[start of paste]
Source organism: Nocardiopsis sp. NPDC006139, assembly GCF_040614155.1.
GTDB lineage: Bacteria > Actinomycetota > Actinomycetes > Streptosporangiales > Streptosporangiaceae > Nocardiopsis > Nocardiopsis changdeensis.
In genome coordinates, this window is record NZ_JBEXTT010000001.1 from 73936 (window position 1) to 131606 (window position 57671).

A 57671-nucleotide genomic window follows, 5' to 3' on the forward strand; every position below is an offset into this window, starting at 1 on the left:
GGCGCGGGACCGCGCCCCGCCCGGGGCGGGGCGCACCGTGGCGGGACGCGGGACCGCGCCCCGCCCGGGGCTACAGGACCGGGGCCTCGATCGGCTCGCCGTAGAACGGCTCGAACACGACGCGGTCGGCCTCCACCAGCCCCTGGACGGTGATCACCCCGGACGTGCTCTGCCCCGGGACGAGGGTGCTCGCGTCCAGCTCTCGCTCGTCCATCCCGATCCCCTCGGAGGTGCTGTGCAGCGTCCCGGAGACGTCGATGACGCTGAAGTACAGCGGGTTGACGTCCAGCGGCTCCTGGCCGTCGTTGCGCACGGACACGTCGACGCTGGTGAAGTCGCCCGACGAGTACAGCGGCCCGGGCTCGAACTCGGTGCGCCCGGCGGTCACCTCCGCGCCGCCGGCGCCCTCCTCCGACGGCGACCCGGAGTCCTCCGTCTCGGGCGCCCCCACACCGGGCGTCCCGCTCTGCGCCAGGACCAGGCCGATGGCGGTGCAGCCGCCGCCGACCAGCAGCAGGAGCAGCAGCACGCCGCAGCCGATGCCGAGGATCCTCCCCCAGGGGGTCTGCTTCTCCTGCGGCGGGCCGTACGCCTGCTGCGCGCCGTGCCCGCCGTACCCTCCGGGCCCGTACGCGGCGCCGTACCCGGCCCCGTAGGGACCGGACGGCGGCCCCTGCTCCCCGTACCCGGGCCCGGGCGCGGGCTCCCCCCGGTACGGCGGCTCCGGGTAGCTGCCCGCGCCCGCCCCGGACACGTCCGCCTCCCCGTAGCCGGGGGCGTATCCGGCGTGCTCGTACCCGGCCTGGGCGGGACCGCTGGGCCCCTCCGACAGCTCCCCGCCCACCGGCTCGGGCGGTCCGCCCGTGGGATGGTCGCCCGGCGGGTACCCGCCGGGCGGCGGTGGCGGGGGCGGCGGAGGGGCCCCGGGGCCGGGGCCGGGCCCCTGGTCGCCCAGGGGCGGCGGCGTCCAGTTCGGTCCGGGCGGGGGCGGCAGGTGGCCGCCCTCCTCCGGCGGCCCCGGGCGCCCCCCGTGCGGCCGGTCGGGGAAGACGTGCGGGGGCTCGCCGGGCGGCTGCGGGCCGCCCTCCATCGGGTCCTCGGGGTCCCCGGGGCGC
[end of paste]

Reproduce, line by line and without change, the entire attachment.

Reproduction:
Source organism: Nocardiopsis sp. NPDC006139, assembly GCF_040614155.1.
GTDB lineage: Bacteria > Actinomycetota > Actinomycetes > Streptosporangiales > Streptosporangiaceae > Nocardiopsis > Nocardiopsis changdeensis.
In genome coordinates, this window is record NZ_JBEXTT010000001.1 from 73936 (window position 1) to 131606 (window position 57671).

A 57671-nucleotide genomic window follows, 5' to 3' on the forward strand; every position below is an offset into this window, starting at 1 on the left:
GGCGCGGGACCGCGCCCCGCCCGGGGCGGGGCGCACCGTGGCGGGACGCGGGACCGCGCCCCGCCCGGGGCTACAGGACCGGGGCCTCGATCGGCTCGCCGTAGAACGGCTCGAACACGACGCGGTCGGCCTCCACCAGCCCCTGGACGGTGATCACCCCGGACGTGCTCTGCCCCGGGACGAGGGTGCTCGCGTCCAGCTCTCGCTCGTCCATCCCGATCCCCTCGGAGGTGCTGTGCAGCGTCCCGGAGACGTCGATGACGCTGAAGTACAGCGGGTTGACGTCCAGCGGCTCCTGGCCGTCGTTGCGCACGGACACGTCGACGCTGGTGAAGTCGCCCGACGAGTACAGCGGCCCGGGCTCGAACTCGGTGCGCCCGGCGGTCACCTCCGCGCCGCCGGCGCCCTCCTCCGACGGCGACCCGGAGTCCTCCGTCTCGGGCGCCCCCACACCGGGCGTCCCGCTCTGCGCCAGGACCAGGCCGATGGCGGTGCAGCCGCCGCCGACCAGCAGCAGGAGCAGCAGCACGCCGCAGCCGATGCCGAGGATCCTCCCCCAGGGGGTCTGCTTCTCCTGCGGCGGGCCGTACGCCTGCTGCGCGCCGTGCCCGCCGTACCCTCCGGGCCCGTACGCGGCGCCGTACCCGGCCCCGTAGGGACCGGACGGCGGCCCCTGCTCCCCGTACCCGGGCCCGGGCGCGGGCTCCCCCCGGTACGGCGGCTCCGGGTAGCTGCCCGCGCCCGCCCCGGACACGTCCGCCTCCCCGTAGCCGGGGGCGTATCCGGCGTGCTCGTACCCGGCCTGGGCGGGACCGCTGGGCCCCTCCGACAGCTCCCCGCCCACCGGCTCGGGCGGTCCGCCCGTGGGATGGTCGCCCGGCGGGTACCCGCCGGGCGGCGGTGGCGGGGGCGGCGGAGGGGCCCCGGGGCCGGGGCCGGGCCCCTGGTCGCCCAGGGGCGGCGGCGTCCAGTTCGGTCCGGGCGGGGGCGGCAGGTGGCCGCCCTCCTCCGGCGGCCCCGGGCGCCCCCCGTGCGGCCGGTCGGGGAAGACGTGCGGGGGCTCGCCGGGCGGCTGCGGGCCGCCCTCCATCGGGTCCTCGGGGTCCCCGGGGCGC